Synopsis by Hal Erickson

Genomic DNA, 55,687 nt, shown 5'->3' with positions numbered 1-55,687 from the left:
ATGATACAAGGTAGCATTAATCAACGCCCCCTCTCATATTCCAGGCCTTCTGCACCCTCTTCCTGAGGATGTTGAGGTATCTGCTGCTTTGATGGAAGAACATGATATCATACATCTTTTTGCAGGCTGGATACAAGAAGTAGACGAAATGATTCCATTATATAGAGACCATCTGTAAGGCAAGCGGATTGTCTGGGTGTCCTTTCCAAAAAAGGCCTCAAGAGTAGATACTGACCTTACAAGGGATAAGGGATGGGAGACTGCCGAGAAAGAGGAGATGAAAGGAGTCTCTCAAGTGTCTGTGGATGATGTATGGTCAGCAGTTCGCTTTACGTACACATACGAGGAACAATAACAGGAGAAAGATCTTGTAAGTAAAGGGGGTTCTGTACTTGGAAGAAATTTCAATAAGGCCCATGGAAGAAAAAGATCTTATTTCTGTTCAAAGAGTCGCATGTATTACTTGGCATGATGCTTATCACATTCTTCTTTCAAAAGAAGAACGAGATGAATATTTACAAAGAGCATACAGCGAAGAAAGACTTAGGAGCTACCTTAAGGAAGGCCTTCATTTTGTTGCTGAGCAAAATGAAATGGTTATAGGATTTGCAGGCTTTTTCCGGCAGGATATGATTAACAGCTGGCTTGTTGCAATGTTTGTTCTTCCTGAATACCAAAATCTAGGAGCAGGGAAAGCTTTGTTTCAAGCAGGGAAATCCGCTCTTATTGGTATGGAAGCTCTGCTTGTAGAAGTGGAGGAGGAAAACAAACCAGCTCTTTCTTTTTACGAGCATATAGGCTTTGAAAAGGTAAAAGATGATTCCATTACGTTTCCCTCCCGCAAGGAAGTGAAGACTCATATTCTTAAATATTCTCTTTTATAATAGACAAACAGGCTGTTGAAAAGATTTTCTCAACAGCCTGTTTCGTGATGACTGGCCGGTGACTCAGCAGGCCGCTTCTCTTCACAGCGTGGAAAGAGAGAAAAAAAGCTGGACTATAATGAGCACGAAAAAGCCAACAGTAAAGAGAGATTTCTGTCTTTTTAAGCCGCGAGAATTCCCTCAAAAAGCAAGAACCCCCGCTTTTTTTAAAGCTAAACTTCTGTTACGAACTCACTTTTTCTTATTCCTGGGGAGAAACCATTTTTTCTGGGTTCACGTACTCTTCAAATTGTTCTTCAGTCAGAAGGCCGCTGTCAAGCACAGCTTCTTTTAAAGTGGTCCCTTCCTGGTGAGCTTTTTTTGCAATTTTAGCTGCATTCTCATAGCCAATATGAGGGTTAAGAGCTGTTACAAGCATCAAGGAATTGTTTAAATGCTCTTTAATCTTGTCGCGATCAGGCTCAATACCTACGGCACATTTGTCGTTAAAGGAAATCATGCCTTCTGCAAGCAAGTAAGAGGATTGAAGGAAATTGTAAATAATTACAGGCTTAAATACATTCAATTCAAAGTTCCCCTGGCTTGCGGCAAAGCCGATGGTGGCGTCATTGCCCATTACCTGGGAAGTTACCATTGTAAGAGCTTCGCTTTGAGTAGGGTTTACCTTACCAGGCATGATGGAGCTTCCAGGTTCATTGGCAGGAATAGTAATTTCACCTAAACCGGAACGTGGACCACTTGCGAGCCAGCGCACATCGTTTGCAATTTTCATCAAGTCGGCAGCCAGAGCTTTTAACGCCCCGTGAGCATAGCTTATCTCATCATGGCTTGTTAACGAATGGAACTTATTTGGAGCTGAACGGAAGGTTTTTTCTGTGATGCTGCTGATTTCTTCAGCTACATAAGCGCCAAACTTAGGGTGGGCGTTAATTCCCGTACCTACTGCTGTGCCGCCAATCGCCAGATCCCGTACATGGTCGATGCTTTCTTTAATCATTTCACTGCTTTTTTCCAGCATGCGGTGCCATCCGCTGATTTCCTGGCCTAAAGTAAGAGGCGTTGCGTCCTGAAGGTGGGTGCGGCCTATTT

On the surface, there was nothing out of the ordinary about the British sitcom Peep Show. David Mitchell and Robert Webb starred as Mark Corrigan and Jeremy Osborne, a pair of twentysomething losers who shared the same South London flat. The obsessive, luckless Mark was employed in a dull, go-nowhere office job, while the unemployed Jeremy (aka "Jez") was lazy and opportunistic, vaguely pursuing a career as a pop star. Both roomies fantasized endlessly about women, with Mark carrying a torch for co-worker Sophie Chapman (Olivia Colman) and Jeremy going gaga over his divorced neighbor Toni (Elizabeth Marmur). Others in the cast included Sophie's insufferably good-looking boyfriend, Geoff (Neil Fitzmaurice), and Jez's manipulative pal and fellow musician Super Hans (Matt King). This being a an early-21st century effort, much of the humor was derived from the scripts' overabundance of sexual single-entendres and the frequent public humiliations endured by the principals. What set Peep Show apart from the standard Odd Couple-Men Behaving Badly was its first-person camerawork -- that is, the camera frequently acted as the "eyes" of the main characters, while the soundtrack revealed their innermost thoughts, in the tradition of Strange Interlude. It was a highly sophisticated and technically complicated gimmick, and it worked brilliantly. Peep Show was seen on BBC2 beginning September 1, 2003.